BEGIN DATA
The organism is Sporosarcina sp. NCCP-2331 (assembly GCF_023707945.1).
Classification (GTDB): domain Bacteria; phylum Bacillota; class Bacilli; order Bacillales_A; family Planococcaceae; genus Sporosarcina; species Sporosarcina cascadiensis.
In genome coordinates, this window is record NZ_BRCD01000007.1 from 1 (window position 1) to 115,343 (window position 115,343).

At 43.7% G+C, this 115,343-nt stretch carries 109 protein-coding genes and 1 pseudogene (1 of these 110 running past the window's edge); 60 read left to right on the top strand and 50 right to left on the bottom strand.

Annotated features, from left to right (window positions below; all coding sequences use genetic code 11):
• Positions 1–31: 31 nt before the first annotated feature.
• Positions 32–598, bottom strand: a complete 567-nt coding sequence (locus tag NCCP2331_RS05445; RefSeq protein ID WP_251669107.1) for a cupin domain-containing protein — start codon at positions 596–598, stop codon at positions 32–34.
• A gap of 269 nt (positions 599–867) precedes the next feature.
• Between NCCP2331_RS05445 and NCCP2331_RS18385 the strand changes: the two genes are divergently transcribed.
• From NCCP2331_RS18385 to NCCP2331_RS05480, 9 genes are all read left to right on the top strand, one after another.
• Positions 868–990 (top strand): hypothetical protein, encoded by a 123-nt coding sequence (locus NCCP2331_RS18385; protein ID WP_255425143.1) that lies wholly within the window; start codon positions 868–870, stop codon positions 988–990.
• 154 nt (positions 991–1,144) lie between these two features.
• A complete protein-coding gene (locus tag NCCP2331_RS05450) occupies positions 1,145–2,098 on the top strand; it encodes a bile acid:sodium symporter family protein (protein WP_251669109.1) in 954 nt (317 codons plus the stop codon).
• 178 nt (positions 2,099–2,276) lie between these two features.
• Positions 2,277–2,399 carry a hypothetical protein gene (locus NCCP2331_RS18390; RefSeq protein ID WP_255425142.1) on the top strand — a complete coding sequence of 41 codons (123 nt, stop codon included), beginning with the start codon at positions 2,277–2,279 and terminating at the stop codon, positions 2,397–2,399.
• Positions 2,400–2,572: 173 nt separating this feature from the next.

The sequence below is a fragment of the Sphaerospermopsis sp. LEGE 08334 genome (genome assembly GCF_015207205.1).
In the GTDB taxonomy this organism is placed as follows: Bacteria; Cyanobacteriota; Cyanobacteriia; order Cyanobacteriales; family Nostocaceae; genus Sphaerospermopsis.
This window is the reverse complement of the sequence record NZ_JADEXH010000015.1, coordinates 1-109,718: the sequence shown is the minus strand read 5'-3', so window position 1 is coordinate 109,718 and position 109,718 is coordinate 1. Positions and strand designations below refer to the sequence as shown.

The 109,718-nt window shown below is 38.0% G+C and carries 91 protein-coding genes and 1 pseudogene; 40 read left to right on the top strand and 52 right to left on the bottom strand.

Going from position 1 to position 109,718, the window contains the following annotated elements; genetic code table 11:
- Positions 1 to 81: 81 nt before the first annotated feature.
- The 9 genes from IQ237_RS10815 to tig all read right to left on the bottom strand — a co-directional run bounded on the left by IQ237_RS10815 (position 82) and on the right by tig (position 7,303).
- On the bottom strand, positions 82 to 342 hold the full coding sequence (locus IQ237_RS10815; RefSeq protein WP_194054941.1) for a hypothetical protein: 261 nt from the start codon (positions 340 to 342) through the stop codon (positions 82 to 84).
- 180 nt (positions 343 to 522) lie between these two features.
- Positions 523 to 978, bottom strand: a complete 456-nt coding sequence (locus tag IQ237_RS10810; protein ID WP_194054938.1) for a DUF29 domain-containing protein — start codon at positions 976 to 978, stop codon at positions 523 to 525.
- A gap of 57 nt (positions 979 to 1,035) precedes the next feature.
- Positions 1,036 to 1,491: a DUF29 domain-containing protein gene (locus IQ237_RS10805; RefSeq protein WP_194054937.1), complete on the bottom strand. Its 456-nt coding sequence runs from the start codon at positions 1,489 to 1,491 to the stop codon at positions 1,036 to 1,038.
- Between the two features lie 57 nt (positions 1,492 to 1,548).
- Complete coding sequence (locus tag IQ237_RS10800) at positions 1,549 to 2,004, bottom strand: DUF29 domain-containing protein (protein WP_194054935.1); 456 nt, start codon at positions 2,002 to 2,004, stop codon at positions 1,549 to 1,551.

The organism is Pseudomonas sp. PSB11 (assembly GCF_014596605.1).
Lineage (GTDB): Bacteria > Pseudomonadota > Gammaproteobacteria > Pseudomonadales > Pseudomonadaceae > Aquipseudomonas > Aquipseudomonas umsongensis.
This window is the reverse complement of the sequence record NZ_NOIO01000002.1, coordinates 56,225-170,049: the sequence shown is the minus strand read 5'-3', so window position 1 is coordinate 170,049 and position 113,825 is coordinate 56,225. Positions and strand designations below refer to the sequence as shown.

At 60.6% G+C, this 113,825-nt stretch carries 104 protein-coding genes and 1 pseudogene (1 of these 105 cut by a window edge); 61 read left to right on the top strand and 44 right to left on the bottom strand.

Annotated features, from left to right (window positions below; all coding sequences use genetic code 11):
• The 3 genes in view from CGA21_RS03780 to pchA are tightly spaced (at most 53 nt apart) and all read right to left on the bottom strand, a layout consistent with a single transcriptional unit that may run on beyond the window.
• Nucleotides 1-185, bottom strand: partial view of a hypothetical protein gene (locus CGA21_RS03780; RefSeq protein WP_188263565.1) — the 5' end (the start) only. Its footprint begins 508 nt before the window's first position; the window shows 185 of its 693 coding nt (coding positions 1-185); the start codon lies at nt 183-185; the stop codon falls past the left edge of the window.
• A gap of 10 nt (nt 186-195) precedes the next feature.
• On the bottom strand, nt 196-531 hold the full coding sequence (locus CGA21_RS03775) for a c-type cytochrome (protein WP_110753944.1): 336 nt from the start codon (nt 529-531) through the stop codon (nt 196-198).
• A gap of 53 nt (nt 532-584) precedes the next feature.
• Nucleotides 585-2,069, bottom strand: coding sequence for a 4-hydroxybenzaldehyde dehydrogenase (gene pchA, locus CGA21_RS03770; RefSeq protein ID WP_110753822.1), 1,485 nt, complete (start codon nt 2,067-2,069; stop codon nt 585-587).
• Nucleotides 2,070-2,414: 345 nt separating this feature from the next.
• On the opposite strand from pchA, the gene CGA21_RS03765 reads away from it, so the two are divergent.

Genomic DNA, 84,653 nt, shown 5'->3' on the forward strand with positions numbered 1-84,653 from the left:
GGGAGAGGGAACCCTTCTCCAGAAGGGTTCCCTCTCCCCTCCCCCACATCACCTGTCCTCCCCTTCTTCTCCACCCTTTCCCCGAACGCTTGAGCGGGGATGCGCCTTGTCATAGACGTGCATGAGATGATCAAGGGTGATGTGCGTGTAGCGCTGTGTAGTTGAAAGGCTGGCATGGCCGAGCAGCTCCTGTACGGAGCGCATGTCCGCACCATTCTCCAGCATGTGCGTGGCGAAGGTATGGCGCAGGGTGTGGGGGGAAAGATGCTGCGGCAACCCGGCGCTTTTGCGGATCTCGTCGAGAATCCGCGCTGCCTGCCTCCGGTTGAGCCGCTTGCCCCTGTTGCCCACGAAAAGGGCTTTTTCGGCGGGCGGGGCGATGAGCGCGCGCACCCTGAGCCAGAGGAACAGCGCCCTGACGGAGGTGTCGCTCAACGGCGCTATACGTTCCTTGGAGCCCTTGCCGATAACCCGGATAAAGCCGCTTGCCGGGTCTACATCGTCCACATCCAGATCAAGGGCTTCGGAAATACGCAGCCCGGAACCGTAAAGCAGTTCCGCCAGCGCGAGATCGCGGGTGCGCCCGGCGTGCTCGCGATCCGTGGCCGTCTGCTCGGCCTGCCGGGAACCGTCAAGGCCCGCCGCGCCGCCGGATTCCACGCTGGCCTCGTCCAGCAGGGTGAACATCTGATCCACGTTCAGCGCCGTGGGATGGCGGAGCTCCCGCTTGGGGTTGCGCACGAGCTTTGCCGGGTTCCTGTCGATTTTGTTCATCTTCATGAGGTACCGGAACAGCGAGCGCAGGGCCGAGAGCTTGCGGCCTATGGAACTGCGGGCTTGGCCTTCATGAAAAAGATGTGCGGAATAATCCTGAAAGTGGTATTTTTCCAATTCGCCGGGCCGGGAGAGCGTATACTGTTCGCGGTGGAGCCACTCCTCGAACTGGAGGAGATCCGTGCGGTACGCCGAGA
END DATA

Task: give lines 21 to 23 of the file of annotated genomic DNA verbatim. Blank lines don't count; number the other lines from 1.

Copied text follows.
Going from position 1 to position 109,718, the window contains the following annotated elements; genetic code table 11:
- Positions 1 to 81: 81 nt before the first annotated feature.
- The 9 genes from IQ237_RS10815 to tig all read right to left on the bottom strand — a co-directional run bounded on the left by IQ237_RS10815 (position 82) and on the right by tig (position 7,303).